Article continues after advertisement

The announcement came shortly after U.S. diplomats told the Al Arabiya television station that U.S. President Barack Obama had called on Mubarak to not run in the upcoming elections, indicating the United States would no longer support its once strong ally.

Obama gave another televised address at 6:45 p.m., saying that he spoke directly to Mubarak and stressed the need for an orderly transition. While Obama was not clear whether that transition should occur under the leadership of Mubarak or not, he did say that the transition must be meaningful and peaceful and that it must begin now.

Anti-American sentiment has been high in the last few days. Egyptians said they were increasingly frustrated with what they called a “double standard” when it came to American foreign policy. They said the Americans promote democracy in some country’s but not in others.

Egyptians celebrated the election of Obama and welcomed his speech to the Muslim world in Cairo in 2009. But lately, many Egyptians said, Obama’s foreign policy looks similar to that of former U.S. President George W. Bush, who was widely reviled in the Middle East.

Mubarak’s statement came after more than 200,000 people, in the largest demonstration yet, flooded Cairo’s main square on Tuesday, heeding the call of opposition leaders for a “march of a million.” Protesters Tuesday night again called for millions to flood the streets on Wednesday.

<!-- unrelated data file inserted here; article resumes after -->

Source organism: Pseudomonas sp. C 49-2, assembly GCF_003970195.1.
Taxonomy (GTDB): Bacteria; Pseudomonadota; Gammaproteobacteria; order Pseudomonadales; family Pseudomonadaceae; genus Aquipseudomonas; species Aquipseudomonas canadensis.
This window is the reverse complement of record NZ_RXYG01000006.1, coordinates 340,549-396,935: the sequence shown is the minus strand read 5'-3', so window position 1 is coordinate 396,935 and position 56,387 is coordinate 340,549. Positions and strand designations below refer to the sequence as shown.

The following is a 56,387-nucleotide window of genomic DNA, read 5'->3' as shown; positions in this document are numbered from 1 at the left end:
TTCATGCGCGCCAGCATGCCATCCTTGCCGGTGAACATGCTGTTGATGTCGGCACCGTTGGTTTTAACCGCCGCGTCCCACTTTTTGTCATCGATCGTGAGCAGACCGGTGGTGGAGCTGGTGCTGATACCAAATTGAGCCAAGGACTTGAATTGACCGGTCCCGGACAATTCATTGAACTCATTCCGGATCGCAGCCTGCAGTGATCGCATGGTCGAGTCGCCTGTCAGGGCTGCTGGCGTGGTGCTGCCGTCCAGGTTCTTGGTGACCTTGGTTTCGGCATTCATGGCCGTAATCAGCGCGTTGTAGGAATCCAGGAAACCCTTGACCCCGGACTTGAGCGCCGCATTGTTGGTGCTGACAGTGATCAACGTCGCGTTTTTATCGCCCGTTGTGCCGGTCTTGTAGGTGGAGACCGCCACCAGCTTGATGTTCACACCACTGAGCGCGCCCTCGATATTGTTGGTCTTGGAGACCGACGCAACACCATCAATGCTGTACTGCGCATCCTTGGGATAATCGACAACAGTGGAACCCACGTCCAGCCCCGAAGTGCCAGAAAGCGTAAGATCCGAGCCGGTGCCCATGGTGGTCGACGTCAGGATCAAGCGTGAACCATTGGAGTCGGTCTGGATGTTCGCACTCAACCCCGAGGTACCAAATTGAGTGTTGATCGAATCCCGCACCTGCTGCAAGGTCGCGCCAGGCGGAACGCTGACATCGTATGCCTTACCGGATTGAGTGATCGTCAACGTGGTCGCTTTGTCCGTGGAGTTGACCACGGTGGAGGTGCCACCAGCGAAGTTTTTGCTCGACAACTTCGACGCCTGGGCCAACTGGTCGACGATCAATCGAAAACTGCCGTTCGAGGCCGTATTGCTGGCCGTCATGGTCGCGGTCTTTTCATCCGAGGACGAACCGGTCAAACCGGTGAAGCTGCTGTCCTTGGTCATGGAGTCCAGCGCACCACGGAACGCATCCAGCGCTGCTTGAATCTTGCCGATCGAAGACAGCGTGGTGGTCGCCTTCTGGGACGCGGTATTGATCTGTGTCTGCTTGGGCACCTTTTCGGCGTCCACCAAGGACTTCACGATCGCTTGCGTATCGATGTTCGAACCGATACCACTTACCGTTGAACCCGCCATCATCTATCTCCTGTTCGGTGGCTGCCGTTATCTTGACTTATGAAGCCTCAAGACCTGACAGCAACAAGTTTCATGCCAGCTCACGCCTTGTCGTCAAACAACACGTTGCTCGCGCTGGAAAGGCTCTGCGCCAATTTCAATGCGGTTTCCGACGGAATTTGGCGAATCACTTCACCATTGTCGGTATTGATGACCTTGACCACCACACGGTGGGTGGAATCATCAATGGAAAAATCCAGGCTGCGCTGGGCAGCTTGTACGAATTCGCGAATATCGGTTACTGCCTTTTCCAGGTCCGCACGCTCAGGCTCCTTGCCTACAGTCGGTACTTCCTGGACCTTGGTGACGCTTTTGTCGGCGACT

The Egyptians protesting Tuesday came from all over the country to join what became the culmination of a week-long uprising aimed at removing Mubarak from power. Egyptians from the countryside said they had walked several hours from their homes to get to Cairo after the government shut down the train system.

Mohamed ElBaradei, the Egyptian Nobel laureate and democracy campaigner who has become one of the leading figures of the protest movement, also on Tuesday called on Mubarak to resign. 

The protesters were emboldened by an announcement from the military Monday night that it would not fire on protesters. The announcement was a serious blow to the authority of Mubarak.

“Freedom of expression through peaceful means is guaranteed to everybody,” an army spokesman said.

Article continues after advertisement

During the recent protests in Tunisia, the country’s army similarly said it would not respond violently — a move that proved a pivotal point in the downfall of the authoritarian regime.

(Read: Jordan’s king sacks government amid protests)

It came as little surprise that protesters were not satisfied with Mubarak’s announcement that he would not run in September’s elections, for more than a week they have been calling for nothing less than the president’s immediate removal. On Tuesday afternoon, the largest banner in Tahrir Square, which is actually a circle, read in English, “People demand the removal of the regime.”

Aware that the whole world is watching the developments on the streets of Cairo, many of the signs bobbing up and down in the crowds of protesters were written in foreign languages. Many were written in English, but there were many also in French, Spanish and other languages.